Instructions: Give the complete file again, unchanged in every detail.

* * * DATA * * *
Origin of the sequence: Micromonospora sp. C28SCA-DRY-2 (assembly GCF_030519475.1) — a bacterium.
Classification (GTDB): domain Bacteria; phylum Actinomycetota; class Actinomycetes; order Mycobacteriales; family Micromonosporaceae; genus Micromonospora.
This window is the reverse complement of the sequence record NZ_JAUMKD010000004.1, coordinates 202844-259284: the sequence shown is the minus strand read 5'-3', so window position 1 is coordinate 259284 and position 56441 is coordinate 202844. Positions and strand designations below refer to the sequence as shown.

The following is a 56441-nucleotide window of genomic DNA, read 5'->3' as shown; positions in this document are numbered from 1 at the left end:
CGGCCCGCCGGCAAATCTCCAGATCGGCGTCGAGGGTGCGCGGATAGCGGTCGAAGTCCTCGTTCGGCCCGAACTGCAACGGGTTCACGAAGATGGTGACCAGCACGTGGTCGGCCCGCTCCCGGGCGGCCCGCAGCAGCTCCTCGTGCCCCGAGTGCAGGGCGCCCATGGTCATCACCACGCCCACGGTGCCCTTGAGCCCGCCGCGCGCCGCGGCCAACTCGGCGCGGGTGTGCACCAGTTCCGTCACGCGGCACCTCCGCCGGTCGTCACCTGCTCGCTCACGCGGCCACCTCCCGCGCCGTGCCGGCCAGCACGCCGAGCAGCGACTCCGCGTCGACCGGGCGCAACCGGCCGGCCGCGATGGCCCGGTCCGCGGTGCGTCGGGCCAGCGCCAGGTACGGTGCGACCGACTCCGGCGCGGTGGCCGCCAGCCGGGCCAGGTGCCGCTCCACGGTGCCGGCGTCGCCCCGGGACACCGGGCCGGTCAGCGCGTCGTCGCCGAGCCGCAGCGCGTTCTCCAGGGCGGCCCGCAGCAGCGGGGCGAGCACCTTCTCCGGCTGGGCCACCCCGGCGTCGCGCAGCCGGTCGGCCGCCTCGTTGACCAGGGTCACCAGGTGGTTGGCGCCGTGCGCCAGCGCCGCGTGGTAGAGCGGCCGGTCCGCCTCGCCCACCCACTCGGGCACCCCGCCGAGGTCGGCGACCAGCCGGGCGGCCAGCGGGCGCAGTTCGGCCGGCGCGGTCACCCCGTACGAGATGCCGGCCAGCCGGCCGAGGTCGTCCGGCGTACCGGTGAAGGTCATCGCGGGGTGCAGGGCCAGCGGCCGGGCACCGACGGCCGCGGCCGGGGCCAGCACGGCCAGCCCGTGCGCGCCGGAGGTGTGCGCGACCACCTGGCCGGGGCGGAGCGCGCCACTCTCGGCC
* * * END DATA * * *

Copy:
Origin of the sequence: Micromonospora sp. C28SCA-DRY-2 (assembly GCF_030519475.1) — a bacterium.
Classification (GTDB): domain Bacteria; phylum Actinomycetota; class Actinomycetes; order Mycobacteriales; family Micromonosporaceae; genus Micromonospora.
This window is the reverse complement of the sequence record NZ_JAUMKD010000004.1, coordinates 202844-259284: the sequence shown is the minus strand read 5'-3', so window position 1 is coordinate 259284 and position 56441 is coordinate 202844. Positions and strand designations below refer to the sequence as shown.

The following is a 56441-nucleotide window of genomic DNA, read 5'->3' as shown; positions in this document are numbered from 1 at the left end:
CGGCCCGCCGGCAAATCTCCAGATCGGCGTCGAGGGTGCGCGGATAGCGGTCGAAGTCCTCGTTCGGCCCGAACTGCAACGGGTTCACGAAGATGGTGACCAGCACGTGGTCGGCCCGCTCCCGGGCGGCCCGCAGCAGCTCCTCGTGCCCCGAGTGCAGGGCGCCCATGGTCATCACCACGCCCACGGTGCCCTTGAGCCCGCCGCGCGCCGCGGCCAACTCGGCGCGGGTGTGCACCAGTTCCGTCACGCGGCACCTCCGCCGGTCGTCACCTGCTCGCTCACGCGGCCACCTCCCGCGCCGTGCCGGCCAGCACGCCGAGCAGCGACTCCGCGTCGACCGGGCGCAACCGGCCGGCCGCGATGGCCCGGTCCGCGGTGCGTCGGGCCAGCGCCAGGTACGGTGCGACCGACTCCGGCGCGGTGGCCGCCAGCCGGGCCAGGTGCCGCTCCACGGTGCCGGCGTCGCCCCGGGACACCGGGCCGGTCAGCGCGTCGTCGCCGAGCCGCAGCGCGTTCTCCAGGGCGGCCCGCAGCAGCGGGGCGAGCACCTTCTCCGGCTGGGCCACCCCGGCGTCGCGCAGCCGGTCGGCCGCCTCGTTGACCAGGGTCACCAGGTGGTTGGCGCCGTGCGCCAGCGCCGCGTGGTAGAGCGGCCGGTCCGCCTCGCCCACCCACTCGGGCACCCCGCCGAGGTCGGCGACCAGCCGGGCGGCCAGCGGGCGCAGTTCGGCCGGCGCGGTCACCCCGTACGAGATGCCGGCCAGCCGGCCGAGGTCGTCCGGCGTACCGGTGAAGGTCATCGCGGGGTGCAGGGCCAGCGGCCGGGCACCGACGGCCGCGGCCGGGGCCAGCACGGCCAGCCCGTGCGCGCCGGAGGTGTGCGCGACCACCTGGCCGGGGCGGAGCGCGCCACTCTCGGCC